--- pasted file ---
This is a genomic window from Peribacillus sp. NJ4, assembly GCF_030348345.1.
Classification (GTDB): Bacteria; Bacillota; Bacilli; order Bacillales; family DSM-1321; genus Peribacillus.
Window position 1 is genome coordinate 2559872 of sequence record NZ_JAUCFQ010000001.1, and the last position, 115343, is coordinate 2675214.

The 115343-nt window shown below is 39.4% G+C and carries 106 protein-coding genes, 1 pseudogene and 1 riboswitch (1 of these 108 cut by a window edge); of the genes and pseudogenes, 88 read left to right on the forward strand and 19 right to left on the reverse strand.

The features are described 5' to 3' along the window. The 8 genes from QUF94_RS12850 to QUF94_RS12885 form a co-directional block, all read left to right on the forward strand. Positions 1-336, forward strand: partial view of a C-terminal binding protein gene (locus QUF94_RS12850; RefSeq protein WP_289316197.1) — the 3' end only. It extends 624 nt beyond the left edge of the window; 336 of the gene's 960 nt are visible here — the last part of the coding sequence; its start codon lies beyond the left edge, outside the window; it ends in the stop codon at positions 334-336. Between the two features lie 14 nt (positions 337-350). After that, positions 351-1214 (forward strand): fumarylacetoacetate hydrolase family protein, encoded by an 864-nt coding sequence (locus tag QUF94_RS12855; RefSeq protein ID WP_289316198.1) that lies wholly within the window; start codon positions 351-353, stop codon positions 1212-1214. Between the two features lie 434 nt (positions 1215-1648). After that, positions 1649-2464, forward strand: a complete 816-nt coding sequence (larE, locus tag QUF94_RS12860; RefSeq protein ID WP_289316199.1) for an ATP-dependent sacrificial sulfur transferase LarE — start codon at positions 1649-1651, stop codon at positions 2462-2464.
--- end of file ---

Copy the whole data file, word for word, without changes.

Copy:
This is a genomic window from Peribacillus sp. NJ4, assembly GCF_030348345.1.
Classification (GTDB): Bacteria; Bacillota; Bacilli; order Bacillales; family DSM-1321; genus Peribacillus.
Window position 1 is genome coordinate 2559872 of sequence record NZ_JAUCFQ010000001.1, and the last position, 115343, is coordinate 2675214.

The 115343-nt window shown below is 39.4% G+C and carries 106 protein-coding genes, 1 pseudogene and 1 riboswitch (1 of these 108 cut by a window edge); of the genes and pseudogenes, 88 read left to right on the forward strand and 19 right to left on the reverse strand.

The features are described 5' to 3' along the window. The 8 genes from QUF94_RS12850 to QUF94_RS12885 form a co-directional block, all read left to right on the forward strand. Positions 1-336, forward strand: partial view of a C-terminal binding protein gene (locus QUF94_RS12850; RefSeq protein WP_289316197.1) — the 3' end only. It extends 624 nt beyond the left edge of the window; 336 of the gene's 960 nt are visible here — the last part of the coding sequence; its start codon lies beyond the left edge, outside the window; it ends in the stop codon at positions 334-336. Between the two features lie 14 nt (positions 337-350). After that, positions 351-1214 (forward strand): fumarylacetoacetate hydrolase family protein, encoded by an 864-nt coding sequence (locus tag QUF94_RS12855; RefSeq protein ID WP_289316198.1) that lies wholly within the window; start codon positions 351-353, stop codon positions 1212-1214. Between the two features lie 434 nt (positions 1215-1648). After that, positions 1649-2464, forward strand: a complete 816-nt coding sequence (larE, locus tag QUF94_RS12860; RefSeq protein ID WP_289316199.1) for an ATP-dependent sacrificial sulfur transferase LarE — start codon at positions 1649-1651, stop codon at positions 2462-2464.